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Pakistan court to charge ex-CIA station chief over drone murder

Pakistan court to charge ex-CIA station chief over drone murder
A Pakistani High Court has ordered police to charge ex-CIA station chief Jonathan Banks for the murder of civilians in a 2009 drone strike. Prosecutors say he issued ordered the deadly strike and was directly responsible for the deaths.

Judge Shaukat Aziz Siddiqui issued the ruling after hearing a petition from drone activist Kareem Khan, whose son and brother were killed in the 2009 strike in the North Waziristan tribal district.

"Justice Shaukat Aziz Siddiqui of Islamabad High Court ordered today registration of a criminal case for offenses of murder, conspiracy, waging war against Pakistan and offenses under the provisions of Terrorism Act 1997," against Banks, a statement by Khan's lawyers said.

Banks’ cover as CIA Pakistan station chief was blown in 2010 after he was named in court papers. As a result he was forced to flee the country.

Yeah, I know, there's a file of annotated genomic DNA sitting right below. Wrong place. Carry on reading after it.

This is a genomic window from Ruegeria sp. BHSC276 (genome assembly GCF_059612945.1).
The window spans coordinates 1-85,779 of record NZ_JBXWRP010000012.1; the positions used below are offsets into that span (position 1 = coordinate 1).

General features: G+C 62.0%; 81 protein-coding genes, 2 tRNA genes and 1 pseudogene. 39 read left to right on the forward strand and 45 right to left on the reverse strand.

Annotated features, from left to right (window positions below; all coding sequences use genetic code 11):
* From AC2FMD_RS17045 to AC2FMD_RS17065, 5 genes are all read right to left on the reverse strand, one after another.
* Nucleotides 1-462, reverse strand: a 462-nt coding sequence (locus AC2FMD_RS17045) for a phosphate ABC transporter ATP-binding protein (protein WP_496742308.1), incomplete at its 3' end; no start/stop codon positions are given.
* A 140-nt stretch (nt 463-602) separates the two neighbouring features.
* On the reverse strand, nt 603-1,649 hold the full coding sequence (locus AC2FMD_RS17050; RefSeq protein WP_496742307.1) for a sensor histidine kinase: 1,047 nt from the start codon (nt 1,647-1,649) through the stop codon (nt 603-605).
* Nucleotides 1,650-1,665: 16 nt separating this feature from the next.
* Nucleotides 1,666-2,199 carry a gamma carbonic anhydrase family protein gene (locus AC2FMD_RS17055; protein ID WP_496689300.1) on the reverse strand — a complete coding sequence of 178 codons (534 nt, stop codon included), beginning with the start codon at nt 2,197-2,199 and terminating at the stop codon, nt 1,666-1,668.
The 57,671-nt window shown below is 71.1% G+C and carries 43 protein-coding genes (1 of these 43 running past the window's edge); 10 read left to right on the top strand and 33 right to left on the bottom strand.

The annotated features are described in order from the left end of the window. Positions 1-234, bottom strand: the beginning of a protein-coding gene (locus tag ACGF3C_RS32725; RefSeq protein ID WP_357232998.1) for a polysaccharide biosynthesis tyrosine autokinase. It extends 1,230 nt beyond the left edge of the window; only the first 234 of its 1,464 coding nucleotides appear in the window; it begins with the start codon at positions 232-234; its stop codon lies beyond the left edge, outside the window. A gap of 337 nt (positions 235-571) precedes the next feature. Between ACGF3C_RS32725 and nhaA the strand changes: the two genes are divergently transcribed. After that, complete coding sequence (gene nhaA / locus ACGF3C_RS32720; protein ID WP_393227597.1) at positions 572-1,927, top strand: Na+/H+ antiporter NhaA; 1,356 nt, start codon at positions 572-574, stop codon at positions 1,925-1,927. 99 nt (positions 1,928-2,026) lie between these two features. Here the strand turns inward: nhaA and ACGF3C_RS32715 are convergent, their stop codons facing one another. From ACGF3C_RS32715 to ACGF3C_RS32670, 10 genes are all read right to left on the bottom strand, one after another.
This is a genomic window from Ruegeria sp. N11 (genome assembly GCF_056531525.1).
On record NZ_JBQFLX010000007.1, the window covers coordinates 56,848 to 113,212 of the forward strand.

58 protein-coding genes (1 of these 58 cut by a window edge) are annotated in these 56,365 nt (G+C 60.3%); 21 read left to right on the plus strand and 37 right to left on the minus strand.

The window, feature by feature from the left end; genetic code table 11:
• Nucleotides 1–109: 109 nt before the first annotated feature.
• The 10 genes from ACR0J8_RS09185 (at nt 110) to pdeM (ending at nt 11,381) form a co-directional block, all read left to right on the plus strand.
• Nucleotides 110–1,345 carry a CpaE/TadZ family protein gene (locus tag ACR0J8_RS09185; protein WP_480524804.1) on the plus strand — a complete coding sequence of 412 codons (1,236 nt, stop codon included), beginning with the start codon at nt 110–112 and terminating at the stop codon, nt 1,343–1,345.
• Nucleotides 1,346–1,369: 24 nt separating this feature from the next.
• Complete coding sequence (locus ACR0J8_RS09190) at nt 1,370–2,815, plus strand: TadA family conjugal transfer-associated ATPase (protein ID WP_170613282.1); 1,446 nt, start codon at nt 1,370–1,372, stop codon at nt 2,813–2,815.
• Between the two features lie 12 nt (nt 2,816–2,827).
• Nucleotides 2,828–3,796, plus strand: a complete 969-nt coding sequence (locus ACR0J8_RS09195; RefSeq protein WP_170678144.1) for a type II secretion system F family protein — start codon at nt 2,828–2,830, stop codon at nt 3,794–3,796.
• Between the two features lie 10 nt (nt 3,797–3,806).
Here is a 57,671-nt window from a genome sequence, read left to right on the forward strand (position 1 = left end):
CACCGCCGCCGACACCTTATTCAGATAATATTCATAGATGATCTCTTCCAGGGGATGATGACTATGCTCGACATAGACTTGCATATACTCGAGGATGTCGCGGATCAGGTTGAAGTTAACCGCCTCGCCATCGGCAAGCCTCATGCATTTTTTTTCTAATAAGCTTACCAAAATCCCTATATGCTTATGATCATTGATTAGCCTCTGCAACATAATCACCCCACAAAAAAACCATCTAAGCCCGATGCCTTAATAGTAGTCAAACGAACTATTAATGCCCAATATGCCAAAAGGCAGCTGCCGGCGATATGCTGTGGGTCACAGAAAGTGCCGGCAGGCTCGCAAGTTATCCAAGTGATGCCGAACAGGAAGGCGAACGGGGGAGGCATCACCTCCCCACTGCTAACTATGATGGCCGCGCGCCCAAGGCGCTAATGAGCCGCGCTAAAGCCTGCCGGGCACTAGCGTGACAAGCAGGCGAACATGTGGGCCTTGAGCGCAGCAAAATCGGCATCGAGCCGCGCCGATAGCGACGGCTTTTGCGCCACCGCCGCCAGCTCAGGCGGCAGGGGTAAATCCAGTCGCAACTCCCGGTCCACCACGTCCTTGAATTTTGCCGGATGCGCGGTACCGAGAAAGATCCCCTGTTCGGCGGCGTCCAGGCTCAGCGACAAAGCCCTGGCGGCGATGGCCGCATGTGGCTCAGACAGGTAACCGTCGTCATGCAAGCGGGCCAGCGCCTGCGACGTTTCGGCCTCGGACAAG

Kareem Khan (Reuters / Mian Khursheed)

"Today's order is a victory for all those innocent civilians that have been killed in US-led drone strikes in Pakistan," said Mirza Shahzad Akbar, lawyer for Khan. He added that the ruling may pave the way for a host of other court cases against the US for its drone program in Pakistan.

Khan has been battling for the last four years to get his case heard and has been provided assistance by the Foundation for Fundamental Rights. Earlier this year, prior to a trip to Europe to speak with British, German and Dutch parliamentarians about his ordeal, Khan was kidnapped.

He was released four days later, amid suspicions that Pakistani intelligence agencies orchestrated the kidnapping.

Washington’s drone program has been a significant bone of contention in US-Pakistani relations over the past few years. However, the program is going through a drawdown at present because of diplomatic sensibilities and the changing situation in Pakistan.

US officials say they have eliminated most of Al-Qaeda’s more important leaders and the ones remaining are more difficult to target, unnamed officials told The Associated Press.

Over 2,000 people have been killed so far in the targeted killing in Pakistan since they began in 2008, according to statistics by AFP. Critics of the program believe it causes far too many civilian casualties, while the Obama administration argues the strikes are an effective way of eliminating wanted terrorists.

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